Ponies unbridled, running QBs and Laetitia

From a rise in quarterbacks on the run to an as-good-as-it-gets rivalry, The Dash sprints through all the hottest topics.

Updated: September 15, 2005, 2:34 PM ET
By Pat Forde | ESPN.com

Forty names, games, teams and minutiae making news in college football (Weis For Pontiff T-shirts sold separately):

Peruna rides again
If any team (non-Gulf Coast Division) deserved a victory last Saturday, it was the Southern Methodist Mustangs (1). Their 21-10 upset of No. 22-ranked Texas Christian not only was the school's first victory over a ranked team in 18 years A.D. (after death penalty) but also was cosmic payback for a deed of great charity.

Phil Bennett
Phil Bennett (right) and SMU knocked off Gary Patterson's ranked Frogs on Saturday.

SMU was the school that took in Tulane (2) when the Green Wave needed a post-Katrina base of operations. Even though the two Conference USA schools play each other in Dallas on Sept. 24, the Mustangs reached out to help keep the Tulane program alive for about 10 traumatic days. When the Green Wave shipped out about noon Monday for their latest home, in Ruston, La., SMU coach Phil Bennett (3) even gave Tulane's Chris Scelfo (4) copies of his school's recruiting lists.

"As happy as we are [after the TCU win], I asked [the players] to think about the Tulane players who have been uprooted and on a roller coaster forever," Bennett said. "... If you've ever been in need of help -- and I have -- you'll understand what it's like."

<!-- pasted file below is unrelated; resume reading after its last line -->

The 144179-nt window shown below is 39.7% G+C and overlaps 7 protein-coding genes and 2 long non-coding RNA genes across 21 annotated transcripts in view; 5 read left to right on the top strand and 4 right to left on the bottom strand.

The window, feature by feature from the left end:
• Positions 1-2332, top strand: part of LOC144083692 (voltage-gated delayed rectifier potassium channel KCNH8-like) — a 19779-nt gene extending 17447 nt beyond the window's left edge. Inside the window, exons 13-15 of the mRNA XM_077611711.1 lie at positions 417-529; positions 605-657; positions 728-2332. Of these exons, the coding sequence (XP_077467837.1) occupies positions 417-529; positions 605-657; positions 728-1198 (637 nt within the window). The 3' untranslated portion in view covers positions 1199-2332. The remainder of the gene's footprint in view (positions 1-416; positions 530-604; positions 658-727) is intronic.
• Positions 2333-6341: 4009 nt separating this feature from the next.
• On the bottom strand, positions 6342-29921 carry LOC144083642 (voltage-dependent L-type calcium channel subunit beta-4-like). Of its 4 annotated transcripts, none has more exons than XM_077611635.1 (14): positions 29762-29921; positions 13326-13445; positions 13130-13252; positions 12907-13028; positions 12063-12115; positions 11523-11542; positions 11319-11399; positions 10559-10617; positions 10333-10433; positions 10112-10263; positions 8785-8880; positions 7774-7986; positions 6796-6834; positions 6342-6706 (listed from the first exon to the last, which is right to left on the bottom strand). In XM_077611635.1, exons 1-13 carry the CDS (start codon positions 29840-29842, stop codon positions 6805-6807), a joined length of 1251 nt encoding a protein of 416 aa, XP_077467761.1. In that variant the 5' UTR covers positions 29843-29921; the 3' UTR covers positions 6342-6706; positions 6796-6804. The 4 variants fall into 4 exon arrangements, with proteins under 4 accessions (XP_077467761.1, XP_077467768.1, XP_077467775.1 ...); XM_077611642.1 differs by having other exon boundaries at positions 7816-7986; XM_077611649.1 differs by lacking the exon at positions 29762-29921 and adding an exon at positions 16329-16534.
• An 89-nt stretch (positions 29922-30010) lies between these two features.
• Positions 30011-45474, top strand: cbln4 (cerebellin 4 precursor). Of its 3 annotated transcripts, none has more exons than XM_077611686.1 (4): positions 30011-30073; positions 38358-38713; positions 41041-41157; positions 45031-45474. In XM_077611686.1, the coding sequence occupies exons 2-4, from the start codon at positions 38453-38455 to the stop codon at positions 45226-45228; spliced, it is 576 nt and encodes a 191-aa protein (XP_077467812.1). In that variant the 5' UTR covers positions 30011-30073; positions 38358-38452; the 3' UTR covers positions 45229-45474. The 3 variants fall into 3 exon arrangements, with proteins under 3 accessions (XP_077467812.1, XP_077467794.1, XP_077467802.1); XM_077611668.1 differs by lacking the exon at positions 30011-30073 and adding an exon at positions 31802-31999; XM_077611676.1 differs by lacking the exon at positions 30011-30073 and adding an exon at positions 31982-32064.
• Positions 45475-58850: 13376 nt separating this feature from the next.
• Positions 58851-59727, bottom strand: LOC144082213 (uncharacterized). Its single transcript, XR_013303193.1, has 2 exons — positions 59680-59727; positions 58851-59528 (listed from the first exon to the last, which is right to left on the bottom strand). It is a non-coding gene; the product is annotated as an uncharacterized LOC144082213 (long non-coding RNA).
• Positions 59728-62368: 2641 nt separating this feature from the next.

He understands. On Bennett's first day of practice as the new defensive coordinator at Kansas State in August 1999, his wife, Nancy, was struck by lightning, and she later died. That left Phil to raise his two kids, Sam and Maddie, and it opened his eyes to the generosity of others.

"You find out how many people are willing to help you," Bennett said. "I think Chris is finding that out right now."

Since becoming head coach at SMU, Bennett has been unable to break the deep program inertia spawned by the NCAA death penalty for egregious and repetitive cheating. His three-year record heading into this season was 6-29.

SMU opened with a 28-23 loss to Baylor -- a defeat Scelfo believes his team helped cause. ("We disrupted their routine and their lives, and we cost them that game," he said.) But the Mustangs were ready for neighbor rival TCU, which was flying high after its upset of Oklahoma.

"People don't want to admit it, but TCU has sort of looked down at SMU," Bennett said. "... They've stuck up their nose at us for a long time, about six years. Didn't want to be associated with us ... didn't want to be in a conference with us. This was a pride factor.

"Maybe stick their nose up is the wrong term. ... The respect they've got, they definitely earned it. This win gives us some respect back."

Who's really No. 1?
If you say USC, you're wrong. At least according to the good folks at The Princeton Review, who have given list-addicted America a new fix with their recently released book, "The Best 361 Colleges, 2006 Edition." (Nice, round number, 361. Where they came up with that, The Dash has no idea.)

The Review has about a million interesting lists compiled from surveys of actual college students. The Dash went through the lists to find the good stuff for football fans.